Wilson said there needed to be better communication between the parties, and that people shouldn’t be excluded based on having different opinions. 

“You have to listen to voices that you think are not the same as yours. Not everybody can speak the same. What makes America great is that we have different points of views,” he said. 

Christine Rebstock, executive director of media and communications for LGBTS United, speaks at the Middletown Common Council meeting on Nov. 13, 2023 (CT Examiner).

But Sacha Armstrong-Crockett, co-chair of the Anti-Racism Task Force, and task force member Ahmad Daniels also spoke against Pulino’s appointment, as well as Diana Martinez, a founding member of the Middletown Racial Justice Coalition. Martinez said she did not believe Pulino would be able to fill the shoes of former Common Council Member Phil Pessina, the previous appointee to the commission. 

Members of the LGBTQ+ community also protested the appointment. Jennifer Billingsly, vice chair of the LGBTQIA+ Commission, said she didn’t think Pulino would work well with other members. 

“Phil [Pessina] was a joy to work with on the commission. He listened deeply, even if he didn’t agree with you, and I deeply respected him,” Billingsly said. “And I don’t believe that there will be any effort to listen or hear, on the part of John [Pulino], on either of these topics.”

But Christine Rebstock, a previous member of the LGBTQIA+ Commission and current executive director of media and communications for LGBTS United, spoke in favor of Pulino’s appointment.  

“I have seen nothing that is homophobic, transphobic or anything of that nature, including the cable access show in question,” Rebstock said. “There is no homophobic and transphobic anywhere from our Middletown Republicans, trust me. If it was, I’d be calling it out.” 

Both Pulino and Wilson told CT Examiner that the meeting was about politics. Pulino said the people who spoke were “the usual suspects,” rather than an organic gathering of community members opposing his appointment.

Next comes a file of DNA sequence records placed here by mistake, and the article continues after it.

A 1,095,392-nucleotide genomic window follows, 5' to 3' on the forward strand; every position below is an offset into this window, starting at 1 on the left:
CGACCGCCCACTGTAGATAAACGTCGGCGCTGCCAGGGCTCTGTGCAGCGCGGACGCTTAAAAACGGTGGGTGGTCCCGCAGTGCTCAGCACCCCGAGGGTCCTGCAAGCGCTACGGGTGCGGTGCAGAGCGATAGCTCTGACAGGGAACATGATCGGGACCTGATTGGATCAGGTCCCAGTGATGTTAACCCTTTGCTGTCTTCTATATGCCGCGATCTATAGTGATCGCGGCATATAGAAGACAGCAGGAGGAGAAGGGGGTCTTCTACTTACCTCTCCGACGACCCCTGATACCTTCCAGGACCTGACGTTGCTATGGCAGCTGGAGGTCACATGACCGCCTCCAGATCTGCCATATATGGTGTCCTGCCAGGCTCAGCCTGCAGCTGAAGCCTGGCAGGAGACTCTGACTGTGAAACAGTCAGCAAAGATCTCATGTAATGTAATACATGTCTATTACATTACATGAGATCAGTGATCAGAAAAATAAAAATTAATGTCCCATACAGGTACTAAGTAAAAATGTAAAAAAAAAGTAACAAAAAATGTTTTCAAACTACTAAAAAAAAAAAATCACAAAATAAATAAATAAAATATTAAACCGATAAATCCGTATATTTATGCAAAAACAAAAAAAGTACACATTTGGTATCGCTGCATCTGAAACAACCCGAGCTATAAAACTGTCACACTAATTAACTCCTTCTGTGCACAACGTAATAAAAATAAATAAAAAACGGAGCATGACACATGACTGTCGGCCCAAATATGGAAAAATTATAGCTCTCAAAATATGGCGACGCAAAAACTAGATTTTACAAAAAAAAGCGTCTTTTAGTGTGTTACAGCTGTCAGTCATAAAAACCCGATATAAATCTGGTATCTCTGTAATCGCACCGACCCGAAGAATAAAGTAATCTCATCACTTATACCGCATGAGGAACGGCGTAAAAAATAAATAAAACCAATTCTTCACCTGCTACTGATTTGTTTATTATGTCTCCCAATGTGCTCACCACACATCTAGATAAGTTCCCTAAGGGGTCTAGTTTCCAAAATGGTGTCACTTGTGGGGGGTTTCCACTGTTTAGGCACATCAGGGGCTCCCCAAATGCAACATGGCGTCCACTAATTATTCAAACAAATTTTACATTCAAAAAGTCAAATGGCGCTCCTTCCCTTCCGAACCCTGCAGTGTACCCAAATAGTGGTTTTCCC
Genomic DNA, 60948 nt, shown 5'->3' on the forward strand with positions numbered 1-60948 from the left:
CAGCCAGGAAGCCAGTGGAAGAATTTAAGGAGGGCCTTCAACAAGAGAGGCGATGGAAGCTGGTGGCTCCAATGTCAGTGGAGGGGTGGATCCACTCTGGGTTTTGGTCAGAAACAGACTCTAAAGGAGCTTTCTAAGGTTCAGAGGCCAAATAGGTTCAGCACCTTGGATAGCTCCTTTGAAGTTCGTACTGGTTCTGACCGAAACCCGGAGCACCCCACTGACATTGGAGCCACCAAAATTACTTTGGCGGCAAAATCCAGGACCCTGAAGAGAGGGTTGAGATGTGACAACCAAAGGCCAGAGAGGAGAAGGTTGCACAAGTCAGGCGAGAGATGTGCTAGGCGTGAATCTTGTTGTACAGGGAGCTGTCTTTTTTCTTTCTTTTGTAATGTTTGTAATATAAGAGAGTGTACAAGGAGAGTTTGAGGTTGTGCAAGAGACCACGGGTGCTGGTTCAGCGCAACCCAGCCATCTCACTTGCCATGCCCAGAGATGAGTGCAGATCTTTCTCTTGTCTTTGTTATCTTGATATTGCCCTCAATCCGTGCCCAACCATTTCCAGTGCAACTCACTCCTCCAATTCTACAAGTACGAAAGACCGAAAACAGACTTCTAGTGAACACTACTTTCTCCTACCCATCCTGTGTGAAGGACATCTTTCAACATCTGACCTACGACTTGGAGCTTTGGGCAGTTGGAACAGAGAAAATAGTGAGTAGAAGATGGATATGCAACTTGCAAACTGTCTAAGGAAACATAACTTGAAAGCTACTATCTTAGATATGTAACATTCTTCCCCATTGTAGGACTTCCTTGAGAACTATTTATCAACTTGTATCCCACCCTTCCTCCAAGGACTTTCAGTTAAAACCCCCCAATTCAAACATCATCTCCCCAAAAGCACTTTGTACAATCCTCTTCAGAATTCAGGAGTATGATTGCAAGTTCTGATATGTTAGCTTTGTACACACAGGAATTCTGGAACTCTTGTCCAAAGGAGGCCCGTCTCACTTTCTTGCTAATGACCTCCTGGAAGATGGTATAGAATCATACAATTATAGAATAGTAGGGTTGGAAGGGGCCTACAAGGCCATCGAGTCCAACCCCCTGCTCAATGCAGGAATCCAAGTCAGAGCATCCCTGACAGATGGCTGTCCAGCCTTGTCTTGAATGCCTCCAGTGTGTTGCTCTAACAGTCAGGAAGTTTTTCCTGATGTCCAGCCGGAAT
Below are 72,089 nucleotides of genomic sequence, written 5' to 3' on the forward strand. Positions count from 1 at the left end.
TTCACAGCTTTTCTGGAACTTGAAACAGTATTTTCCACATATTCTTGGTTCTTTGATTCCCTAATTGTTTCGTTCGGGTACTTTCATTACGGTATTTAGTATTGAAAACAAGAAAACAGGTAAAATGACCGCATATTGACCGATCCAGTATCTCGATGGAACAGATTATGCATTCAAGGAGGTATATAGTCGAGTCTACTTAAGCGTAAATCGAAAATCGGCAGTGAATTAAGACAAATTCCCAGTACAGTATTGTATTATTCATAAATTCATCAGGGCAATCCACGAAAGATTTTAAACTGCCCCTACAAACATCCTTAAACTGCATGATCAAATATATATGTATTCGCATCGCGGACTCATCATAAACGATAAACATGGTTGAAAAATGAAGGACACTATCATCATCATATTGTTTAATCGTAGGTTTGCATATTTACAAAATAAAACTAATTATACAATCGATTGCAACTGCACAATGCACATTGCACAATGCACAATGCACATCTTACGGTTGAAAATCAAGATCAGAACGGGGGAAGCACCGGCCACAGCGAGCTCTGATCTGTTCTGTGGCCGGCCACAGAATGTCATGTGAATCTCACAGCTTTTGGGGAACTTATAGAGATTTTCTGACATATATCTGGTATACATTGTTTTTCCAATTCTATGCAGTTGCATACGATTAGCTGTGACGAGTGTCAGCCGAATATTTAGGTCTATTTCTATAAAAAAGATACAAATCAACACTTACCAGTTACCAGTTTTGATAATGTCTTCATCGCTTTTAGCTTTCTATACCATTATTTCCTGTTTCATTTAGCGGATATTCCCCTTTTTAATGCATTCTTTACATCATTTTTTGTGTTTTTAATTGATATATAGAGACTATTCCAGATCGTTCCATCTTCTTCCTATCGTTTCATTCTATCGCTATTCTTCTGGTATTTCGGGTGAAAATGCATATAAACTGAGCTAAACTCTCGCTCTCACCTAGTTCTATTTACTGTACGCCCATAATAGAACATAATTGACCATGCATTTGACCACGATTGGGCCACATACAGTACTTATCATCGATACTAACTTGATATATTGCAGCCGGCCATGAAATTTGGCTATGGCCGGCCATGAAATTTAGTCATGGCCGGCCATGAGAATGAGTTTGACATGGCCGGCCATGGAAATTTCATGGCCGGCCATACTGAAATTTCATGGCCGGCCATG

He also said that the statements people were referencing were made by Macon-Wilson, a guest on Pulino’s show, and not by him. He did not directly respond to a question from CT Examiner about whether he believed Macon-Wilson’s words were racist or homophobic, or whether he agreed with the statements. 

He did, however, push back against the idea that people on the committees would not be able to work with him.  

“I think I’m a really, really good listener. I think I do it for a living. I have a lot of empathy. I like people,” he said. “I was shocked at what they were saying. But I think that in order to be successful as an educator, a politician, a human being, you have to listen to people.” 

Macon-Wilson told CT Examiner after the meeting that he didn’t consider himself racist or homophobic.

“[The Democrats] pretend to love Black people, unless you’re the wrong type of Black person. I’m the wrong type of Black person because I don’t agree with their propaganda,” he said.

The council voted unanimously to table the appointments to the two commissions until its next meeting on Dec. 4, where members plan to vote on a replacement for Pulino.

Emilia Otte

Emilia Otte covers health and education for the Connecticut Examiner. In 2022 Otte was awarded "Rookie of the Year," by the New England Newspaper & Press Association.